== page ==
Also for reading the atmosphere of a too quiet classroom in Korea . . .
In "Looking Another Culture in the Eye" (NYT, September 13, 2014), Erin Meyer tells of a recent educational experience she had in Tokyo:
While traveling in Tokyo recently with a Japanese colleague, I gave a short talk to a group of 20 managers. At the end, I asked whether there were any questions or comments. No hands went up, so I went to sit down. My colleague whispered to me: "I think there actually were some comments, Erin. Do you mind if I try?" He asked the group again: "Any comments or questions?"Ms. Meyer goes on to note that an absence of this ability to spot what people want has a name:
Still, no one raised a hand, but this time he looked very carefully at each person in the silent audience. Gesturing to one of them, he said, "Do you have something to add?" To my amazement, she responded, "Yes, thank you," and asked me a very interesting question. My colleague repeated this several times, looking directly at the audience members and asking for more questions or comments.
After the session, I asked my colleague: "How did you know that those people had questions?" He hesitated, not sure how to explain it, and then said, "It has to do with how bright their eyes are."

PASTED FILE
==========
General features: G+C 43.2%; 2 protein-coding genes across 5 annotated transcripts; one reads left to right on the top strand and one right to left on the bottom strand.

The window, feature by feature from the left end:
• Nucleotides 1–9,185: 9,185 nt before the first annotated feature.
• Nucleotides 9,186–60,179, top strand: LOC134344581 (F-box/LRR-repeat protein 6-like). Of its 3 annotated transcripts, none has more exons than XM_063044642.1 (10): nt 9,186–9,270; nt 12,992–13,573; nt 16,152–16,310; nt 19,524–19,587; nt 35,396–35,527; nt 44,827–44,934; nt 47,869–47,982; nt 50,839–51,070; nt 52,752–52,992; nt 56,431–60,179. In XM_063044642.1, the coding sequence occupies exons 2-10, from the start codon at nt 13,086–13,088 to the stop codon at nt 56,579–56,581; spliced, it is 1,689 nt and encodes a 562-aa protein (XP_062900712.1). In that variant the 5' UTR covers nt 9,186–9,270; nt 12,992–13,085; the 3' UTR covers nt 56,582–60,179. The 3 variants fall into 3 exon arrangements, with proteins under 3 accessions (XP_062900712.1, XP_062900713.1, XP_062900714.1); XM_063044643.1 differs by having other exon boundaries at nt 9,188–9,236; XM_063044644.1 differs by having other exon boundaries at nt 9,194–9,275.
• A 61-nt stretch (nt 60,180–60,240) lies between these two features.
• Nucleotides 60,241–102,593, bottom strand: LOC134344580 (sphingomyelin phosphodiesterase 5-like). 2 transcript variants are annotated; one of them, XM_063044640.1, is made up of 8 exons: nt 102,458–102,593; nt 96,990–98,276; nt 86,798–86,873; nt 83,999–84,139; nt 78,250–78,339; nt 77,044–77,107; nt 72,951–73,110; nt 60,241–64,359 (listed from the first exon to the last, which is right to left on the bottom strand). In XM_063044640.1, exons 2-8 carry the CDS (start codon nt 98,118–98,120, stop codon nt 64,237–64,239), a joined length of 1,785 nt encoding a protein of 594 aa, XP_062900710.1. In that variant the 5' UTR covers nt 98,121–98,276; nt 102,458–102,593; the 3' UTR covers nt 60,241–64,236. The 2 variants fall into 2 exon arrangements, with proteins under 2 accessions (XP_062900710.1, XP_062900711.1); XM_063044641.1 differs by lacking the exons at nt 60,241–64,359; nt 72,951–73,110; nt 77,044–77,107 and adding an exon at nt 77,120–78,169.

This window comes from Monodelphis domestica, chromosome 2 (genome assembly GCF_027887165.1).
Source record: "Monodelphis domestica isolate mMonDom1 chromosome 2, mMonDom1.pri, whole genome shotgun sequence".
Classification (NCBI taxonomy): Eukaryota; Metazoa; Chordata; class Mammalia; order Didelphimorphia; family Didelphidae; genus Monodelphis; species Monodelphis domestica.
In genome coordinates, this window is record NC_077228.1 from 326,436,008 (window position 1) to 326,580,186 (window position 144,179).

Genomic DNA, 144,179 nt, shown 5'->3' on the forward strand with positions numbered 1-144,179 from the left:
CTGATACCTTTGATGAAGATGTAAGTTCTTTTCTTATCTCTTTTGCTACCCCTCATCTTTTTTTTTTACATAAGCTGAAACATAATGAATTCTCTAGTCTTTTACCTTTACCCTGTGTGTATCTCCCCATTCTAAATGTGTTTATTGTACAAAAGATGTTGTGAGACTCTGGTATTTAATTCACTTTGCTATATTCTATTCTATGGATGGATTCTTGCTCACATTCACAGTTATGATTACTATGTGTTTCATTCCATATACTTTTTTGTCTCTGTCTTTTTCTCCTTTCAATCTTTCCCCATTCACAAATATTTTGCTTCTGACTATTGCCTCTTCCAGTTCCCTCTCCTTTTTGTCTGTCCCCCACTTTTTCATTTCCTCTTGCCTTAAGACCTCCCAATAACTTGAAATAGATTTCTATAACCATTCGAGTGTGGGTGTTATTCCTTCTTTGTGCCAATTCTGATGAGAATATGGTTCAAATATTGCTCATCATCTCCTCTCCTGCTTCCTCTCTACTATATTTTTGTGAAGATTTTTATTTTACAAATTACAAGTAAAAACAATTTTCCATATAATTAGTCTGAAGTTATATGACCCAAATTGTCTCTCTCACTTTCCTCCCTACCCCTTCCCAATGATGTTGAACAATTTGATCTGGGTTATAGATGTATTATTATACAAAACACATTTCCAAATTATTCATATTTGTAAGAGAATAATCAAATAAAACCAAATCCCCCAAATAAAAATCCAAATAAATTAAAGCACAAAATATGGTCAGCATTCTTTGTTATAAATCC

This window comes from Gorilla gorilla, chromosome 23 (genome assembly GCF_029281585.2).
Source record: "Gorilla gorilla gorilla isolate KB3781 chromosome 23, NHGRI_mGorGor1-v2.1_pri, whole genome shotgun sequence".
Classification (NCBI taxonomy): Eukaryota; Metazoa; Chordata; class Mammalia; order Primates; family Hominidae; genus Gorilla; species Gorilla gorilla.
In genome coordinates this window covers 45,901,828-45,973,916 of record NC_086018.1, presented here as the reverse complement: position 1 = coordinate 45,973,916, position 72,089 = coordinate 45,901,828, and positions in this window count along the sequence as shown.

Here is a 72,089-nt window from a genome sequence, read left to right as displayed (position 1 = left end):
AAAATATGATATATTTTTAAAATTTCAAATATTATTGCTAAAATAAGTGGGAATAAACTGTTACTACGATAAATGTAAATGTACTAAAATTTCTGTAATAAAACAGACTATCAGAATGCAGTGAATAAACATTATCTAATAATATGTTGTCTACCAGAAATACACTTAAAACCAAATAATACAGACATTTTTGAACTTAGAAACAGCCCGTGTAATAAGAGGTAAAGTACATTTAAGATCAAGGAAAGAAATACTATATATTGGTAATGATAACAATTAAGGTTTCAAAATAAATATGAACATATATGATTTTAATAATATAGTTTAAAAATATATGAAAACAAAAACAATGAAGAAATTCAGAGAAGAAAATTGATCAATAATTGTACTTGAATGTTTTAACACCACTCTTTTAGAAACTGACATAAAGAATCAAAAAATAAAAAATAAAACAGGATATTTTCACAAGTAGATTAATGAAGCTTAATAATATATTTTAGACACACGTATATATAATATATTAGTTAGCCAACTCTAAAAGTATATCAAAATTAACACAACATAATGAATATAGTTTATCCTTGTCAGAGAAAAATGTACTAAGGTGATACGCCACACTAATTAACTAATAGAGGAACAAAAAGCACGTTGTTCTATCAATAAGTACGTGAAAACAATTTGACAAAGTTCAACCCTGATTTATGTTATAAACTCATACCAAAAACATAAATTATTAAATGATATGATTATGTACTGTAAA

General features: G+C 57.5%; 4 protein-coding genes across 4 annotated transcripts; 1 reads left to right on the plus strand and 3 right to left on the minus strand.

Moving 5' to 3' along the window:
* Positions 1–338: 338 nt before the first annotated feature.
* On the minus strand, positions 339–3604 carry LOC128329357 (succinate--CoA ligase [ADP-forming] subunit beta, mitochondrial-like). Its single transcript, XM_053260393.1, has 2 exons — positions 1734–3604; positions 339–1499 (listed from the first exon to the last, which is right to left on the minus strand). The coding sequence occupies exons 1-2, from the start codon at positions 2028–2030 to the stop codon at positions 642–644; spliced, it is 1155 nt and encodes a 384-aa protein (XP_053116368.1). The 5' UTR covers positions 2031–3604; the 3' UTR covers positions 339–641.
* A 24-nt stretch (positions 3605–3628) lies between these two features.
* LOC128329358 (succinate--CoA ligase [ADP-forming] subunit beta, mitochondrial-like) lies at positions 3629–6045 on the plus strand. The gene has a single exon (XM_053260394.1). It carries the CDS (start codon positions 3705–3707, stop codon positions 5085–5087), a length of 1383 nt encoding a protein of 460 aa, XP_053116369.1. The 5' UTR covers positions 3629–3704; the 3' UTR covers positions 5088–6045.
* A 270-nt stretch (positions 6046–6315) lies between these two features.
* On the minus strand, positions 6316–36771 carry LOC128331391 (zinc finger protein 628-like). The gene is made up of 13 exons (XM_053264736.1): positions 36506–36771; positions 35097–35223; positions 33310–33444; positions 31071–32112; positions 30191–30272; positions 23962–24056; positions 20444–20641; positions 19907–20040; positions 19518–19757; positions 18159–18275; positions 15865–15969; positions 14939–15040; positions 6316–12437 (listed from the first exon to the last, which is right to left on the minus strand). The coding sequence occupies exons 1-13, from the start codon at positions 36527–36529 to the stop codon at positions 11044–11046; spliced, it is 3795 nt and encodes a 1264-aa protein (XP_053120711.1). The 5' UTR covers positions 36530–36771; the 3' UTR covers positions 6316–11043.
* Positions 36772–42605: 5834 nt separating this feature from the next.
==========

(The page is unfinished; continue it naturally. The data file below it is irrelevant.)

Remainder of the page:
He continued: "In Japan, we don't make as much direct eye contact as you do in the West. So when you asked if there were any comments, most people were not looking directly at you. But a few people in the group were looking right at you, and their eyes were bright. That indicates that they would be happy to have you call on them."
In Japan, there is an expression popular with young people: "kuuki yomenai." Often shortened to "K.Y.," it refers to someone who is unable to read the atmosphere.This inability is the opposite of what the Koreans call nunchi (눈치, pronounced "noonchi"), an ability to read the atmosphere of a situation. But Koreans also have an expression for the inability to read atmosphere: nunchi eoptta (눈치 없다), meaning "nunchi is lacking."
The next time I inquire whether my Korean students have any questions, I'll remember to look for the shining eyes . . .